Cosmetic genital procedures are becoming increasingly popular in women. The most common is labiaplasty, which involves the surgical reduction of the inner lips of the vulva — the labia minora.
Most women who undergo labiaplasty in Australia do so through the private sector, which does not require reporting of statistics. But in the United States procedure numbers have increased 30% in the past five years alone.
Of the labiaplasty procedures performed in 2018 in the United States, 4% were on girls aged under 18. At this age, genital development is not yet complete and there is significant risk of harm such as scarring, loss of sensation and painful sexual intercourse.
We showed teenage girls an educational video on genital self-image. After the video, girls felt better about their genital appearance and could more accurately name anatomical structures than before.
Genital concerns start early
To have a chance of making a positive impact on how adult women feel about their genital appearance, we have to reach them as adolescents.
Like appearance concerns focused on other parts of the body, our research suggests genital appearance concerns in girls start at a young age, particularly around 13. Most women undergo cosmetic genital surgeries in their 20s and 30s as they have the finances to do so by this age, but they have often struggled with their concerns for a number of years.
During puberty, the labia minora become more prominent after having been more hidden behind the labia majora (the outer genital lips) in childhood. One side of the labia minora may grow faster than the other, producing an “uneven” appearance.
Labia minora are typically airbrushed out of sexualised media images so girls may think their protruding or uneven labia minora are unsightly. This is particularly the case if they remove their pubic hair, which many teenage girls do.
This is also a time when girls may think about becoming sexually active, which means they may be showing their genitals to a sexual partner for the first time. If this sexual partner has a negative reaction to their genitals, it can lead to genital concerns and pursuing surgery.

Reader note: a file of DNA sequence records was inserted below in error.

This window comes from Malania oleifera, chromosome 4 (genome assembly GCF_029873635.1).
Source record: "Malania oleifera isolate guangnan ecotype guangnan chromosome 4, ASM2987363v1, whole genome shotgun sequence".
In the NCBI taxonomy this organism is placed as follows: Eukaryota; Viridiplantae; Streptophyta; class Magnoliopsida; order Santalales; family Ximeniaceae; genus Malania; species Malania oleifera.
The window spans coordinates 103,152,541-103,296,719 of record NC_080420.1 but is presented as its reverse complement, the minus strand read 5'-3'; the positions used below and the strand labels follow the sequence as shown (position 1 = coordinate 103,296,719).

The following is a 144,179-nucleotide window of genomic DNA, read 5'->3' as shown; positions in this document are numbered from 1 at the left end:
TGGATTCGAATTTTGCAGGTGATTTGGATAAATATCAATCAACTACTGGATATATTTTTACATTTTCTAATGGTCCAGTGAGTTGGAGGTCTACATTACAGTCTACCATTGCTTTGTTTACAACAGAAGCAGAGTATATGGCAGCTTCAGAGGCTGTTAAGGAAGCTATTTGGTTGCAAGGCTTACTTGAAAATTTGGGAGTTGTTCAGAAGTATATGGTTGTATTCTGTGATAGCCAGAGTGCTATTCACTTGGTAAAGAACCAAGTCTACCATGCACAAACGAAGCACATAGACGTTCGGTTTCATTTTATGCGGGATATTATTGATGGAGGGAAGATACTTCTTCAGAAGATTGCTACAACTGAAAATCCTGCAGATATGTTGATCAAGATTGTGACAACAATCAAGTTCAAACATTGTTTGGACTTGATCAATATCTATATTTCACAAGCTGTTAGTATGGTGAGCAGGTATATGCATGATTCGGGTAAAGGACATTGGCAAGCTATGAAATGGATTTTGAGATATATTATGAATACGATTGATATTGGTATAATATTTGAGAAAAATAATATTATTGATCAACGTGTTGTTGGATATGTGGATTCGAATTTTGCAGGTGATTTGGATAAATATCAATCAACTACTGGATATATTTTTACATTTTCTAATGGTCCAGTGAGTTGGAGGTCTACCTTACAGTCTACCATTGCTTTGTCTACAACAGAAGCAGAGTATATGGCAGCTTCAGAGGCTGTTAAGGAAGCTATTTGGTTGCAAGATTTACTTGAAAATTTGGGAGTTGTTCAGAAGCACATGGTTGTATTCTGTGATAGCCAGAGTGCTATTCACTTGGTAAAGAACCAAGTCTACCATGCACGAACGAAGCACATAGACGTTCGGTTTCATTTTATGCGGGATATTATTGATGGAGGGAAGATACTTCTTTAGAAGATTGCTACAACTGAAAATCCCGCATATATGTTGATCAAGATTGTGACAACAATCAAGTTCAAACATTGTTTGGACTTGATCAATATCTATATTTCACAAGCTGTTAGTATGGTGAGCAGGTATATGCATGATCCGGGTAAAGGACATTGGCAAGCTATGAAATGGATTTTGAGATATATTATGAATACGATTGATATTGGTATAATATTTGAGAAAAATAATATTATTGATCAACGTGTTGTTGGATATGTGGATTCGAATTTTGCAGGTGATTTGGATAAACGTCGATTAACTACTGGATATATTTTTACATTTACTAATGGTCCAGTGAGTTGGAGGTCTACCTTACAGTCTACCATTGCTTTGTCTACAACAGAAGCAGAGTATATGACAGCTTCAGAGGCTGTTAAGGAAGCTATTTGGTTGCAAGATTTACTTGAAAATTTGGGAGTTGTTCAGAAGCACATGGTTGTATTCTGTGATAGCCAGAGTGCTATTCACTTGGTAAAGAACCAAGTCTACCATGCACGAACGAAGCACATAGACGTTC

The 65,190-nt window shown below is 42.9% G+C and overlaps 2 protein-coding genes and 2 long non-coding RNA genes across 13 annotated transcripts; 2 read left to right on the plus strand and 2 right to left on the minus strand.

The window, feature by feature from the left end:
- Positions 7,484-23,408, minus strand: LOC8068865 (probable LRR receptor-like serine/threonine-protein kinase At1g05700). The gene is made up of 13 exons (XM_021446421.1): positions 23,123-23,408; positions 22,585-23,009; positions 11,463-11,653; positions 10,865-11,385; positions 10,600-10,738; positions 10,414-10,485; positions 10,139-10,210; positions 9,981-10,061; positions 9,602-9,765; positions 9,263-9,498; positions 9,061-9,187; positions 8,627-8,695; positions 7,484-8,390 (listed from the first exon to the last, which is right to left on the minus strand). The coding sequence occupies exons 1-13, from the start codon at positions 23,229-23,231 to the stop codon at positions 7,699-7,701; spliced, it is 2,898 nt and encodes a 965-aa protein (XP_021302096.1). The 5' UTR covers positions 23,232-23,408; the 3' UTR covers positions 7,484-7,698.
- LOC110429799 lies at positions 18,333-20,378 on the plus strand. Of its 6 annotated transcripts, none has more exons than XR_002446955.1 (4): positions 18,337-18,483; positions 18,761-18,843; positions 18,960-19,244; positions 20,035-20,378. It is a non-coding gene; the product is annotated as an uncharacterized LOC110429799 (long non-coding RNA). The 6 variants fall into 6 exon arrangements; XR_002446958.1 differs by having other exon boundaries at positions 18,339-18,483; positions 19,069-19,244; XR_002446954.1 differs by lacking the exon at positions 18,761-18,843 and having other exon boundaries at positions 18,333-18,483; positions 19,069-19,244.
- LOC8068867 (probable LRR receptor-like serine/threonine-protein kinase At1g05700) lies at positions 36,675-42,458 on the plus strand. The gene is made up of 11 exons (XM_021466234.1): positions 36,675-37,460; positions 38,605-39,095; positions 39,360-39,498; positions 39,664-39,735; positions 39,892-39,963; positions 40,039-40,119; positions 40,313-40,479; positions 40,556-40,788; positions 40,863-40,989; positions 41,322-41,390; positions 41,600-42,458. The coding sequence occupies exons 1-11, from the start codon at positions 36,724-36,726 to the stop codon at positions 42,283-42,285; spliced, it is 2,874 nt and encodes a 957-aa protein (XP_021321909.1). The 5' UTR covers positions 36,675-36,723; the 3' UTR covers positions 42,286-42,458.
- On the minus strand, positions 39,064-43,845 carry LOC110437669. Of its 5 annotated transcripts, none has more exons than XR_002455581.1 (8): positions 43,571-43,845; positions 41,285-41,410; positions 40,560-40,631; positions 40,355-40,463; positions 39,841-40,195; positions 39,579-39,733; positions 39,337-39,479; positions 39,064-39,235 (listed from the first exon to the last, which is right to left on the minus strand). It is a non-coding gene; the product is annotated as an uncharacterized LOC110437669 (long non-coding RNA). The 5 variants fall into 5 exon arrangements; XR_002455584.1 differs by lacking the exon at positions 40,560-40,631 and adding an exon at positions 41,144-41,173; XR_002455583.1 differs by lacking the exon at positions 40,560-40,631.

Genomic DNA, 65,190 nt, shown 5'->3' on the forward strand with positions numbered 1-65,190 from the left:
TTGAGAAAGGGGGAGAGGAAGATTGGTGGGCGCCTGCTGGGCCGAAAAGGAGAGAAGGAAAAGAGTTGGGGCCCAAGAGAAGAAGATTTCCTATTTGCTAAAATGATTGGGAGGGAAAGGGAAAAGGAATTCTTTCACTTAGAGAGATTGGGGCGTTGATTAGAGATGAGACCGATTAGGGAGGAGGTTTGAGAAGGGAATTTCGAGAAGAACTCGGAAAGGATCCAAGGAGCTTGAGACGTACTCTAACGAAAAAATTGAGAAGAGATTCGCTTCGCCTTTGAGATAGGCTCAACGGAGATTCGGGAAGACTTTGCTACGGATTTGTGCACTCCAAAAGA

How to educate teenage girls about their genitals
To educate teenage girls on such a sensitive topic as genital self-image, we designed a two-minute animated video. The video was age-appropriate as it did not include any explicit images. It discussed genital anatomical features and their function, as well as the diversity of genital appearance, and challenged the airbrushed “ideal” for genital appearance.
The video also showed examples of the different types of genitalia through artistic representations and medical illustrations.
Our study involved 343 girls, aged 16-18, living in Australia via social media. It was published recently in the journal Body Image.
We conducted the study through an online survey. All girls completed short questionnaires about how satisfied they were with their genital appearance, how likely they were to undergo labiaplasty in the future, as well as their ability to match up genital anatomy terms (such as vulva, clitoris and labia minora) with the correct anatomical structure on a diagram.
We then showed half the girls our video and the other half a control video. The girls then completed the same questionnaires on genital appearance satisfaction, consideration of labiaplasty and genital anatomy knowledge so we could compare their pre- and post-video answers.
What we found
The video improved girls’ genital anatomy knowledge from around 75% to almost 100% correct on average.
Compared to previous research in adult women, the teenage girls were considerably more concerned about their genital appearance and likely to undergo labiaplasty prior to watching the video.
However, the girls were about 7% more satisfied with their genital appearance and 8% less likely to undergo labiaplasty in the future after watching the video. These improvements were on the smaller side, but impressive given the video was only two minutes long.
We also asked girls for recommendations for teaching other young people about genital self-image. Along with the common recommendation to show our video, the girls talked about reaching people at a young age, and teaching it to all genders.
One girl told us, "Get in as early as possible. Girls begin to worry and be confused about the changes in their bodies long before sex education is usually taught at schools. It would also help to normalise talking about female genitalia at a younger age because there is such a shame and stigma attached to it."
Another girl said, "Showing young people images of all types of female genitals to show them that what is seen in popular culture and in particular porn is not how all female genitals look. Explaining to females that they should not be concerned with their genital appearance and educating boys and girls not to comment on women’s genitals."
We need to start talking with people as young as possible in an accurate way, including information about the diversity in genital appearances.
Part of this discussion involves the need to challenge the messages young people are receiving in wider media by improving their critical media-engagement skills. This has the capacity to change people’s perspectives about what bodies are considered normal and desirable, increasing their body confidence and sexual self-esteem.
Gemma Sharp, NHMRC Early Career Senior Research Fellow, Monash University and Kate Dawson, Postdoctoral Research Fellow, National University of Ireland Galway published this article first on The Conversation. The views expressed are the authors' own.